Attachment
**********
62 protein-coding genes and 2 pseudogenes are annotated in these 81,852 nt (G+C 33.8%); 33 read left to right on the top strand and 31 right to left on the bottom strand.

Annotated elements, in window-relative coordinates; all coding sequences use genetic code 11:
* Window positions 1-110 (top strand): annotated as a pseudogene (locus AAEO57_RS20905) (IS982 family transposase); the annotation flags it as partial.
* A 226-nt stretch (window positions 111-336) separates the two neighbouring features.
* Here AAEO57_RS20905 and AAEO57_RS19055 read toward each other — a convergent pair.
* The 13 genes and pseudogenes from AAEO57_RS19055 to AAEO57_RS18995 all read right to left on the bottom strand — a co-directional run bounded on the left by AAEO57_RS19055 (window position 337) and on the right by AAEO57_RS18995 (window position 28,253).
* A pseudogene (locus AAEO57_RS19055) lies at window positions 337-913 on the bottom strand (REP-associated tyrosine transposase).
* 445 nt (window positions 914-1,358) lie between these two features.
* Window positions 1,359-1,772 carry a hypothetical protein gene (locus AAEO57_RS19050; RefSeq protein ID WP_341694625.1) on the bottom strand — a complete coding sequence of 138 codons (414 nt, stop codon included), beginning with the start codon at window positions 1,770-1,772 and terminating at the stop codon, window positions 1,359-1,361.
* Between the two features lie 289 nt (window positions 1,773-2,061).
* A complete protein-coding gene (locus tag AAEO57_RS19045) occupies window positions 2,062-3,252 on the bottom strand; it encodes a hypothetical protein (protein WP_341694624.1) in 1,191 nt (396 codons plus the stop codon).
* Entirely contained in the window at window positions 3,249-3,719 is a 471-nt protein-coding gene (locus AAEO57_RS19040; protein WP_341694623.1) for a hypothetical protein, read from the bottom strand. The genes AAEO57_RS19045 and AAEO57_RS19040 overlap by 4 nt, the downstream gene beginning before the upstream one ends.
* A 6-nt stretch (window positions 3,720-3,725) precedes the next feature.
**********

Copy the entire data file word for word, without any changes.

62 protein-coding genes and 2 pseudogenes are annotated in these 81,852 nt (G+C 33.8%); 33 read left to right on the top strand and 31 right to left on the bottom strand.

Annotated elements, in window-relative coordinates; all coding sequences use genetic code 11:
* Window positions 1-110 (top strand): annotated as a pseudogene (locus AAEO57_RS20905) (IS982 family transposase); the annotation flags it as partial.
* A 226-nt stretch (window positions 111-336) separates the two neighbouring features.
* Here AAEO57_RS20905 and AAEO57_RS19055 read toward each other — a convergent pair.
* The 13 genes and pseudogenes from AAEO57_RS19055 to AAEO57_RS18995 all read right to left on the bottom strand — a co-directional run bounded on the left by AAEO57_RS19055 (window position 337) and on the right by AAEO57_RS18995 (window position 28,253).
* A pseudogene (locus AAEO57_RS19055) lies at window positions 337-913 on the bottom strand (REP-associated tyrosine transposase).
* 445 nt (window positions 914-1,358) lie between these two features.
* Window positions 1,359-1,772 carry a hypothetical protein gene (locus AAEO57_RS19050; RefSeq protein ID WP_341694625.1) on the bottom strand — a complete coding sequence of 138 codons (414 nt, stop codon included), beginning with the start codon at window positions 1,770-1,772 and terminating at the stop codon, window positions 1,359-1,361.
* Between the two features lie 289 nt (window positions 1,773-2,061).
* A complete protein-coding gene (locus tag AAEO57_RS19045) occupies window positions 2,062-3,252 on the bottom strand; it encodes a hypothetical protein (protein WP_341694624.1) in 1,191 nt (396 codons plus the stop codon).
* Entirely contained in the window at window positions 3,249-3,719 is a 471-nt protein-coding gene (locus AAEO57_RS19040; protein WP_341694623.1) for a hypothetical protein, read from the bottom strand. The genes AAEO57_RS19045 and AAEO57_RS19040 overlap by 4 nt, the downstream gene beginning before the upstream one ends.
* A 6-nt stretch (window positions 3,720-3,725) precedes the next feature.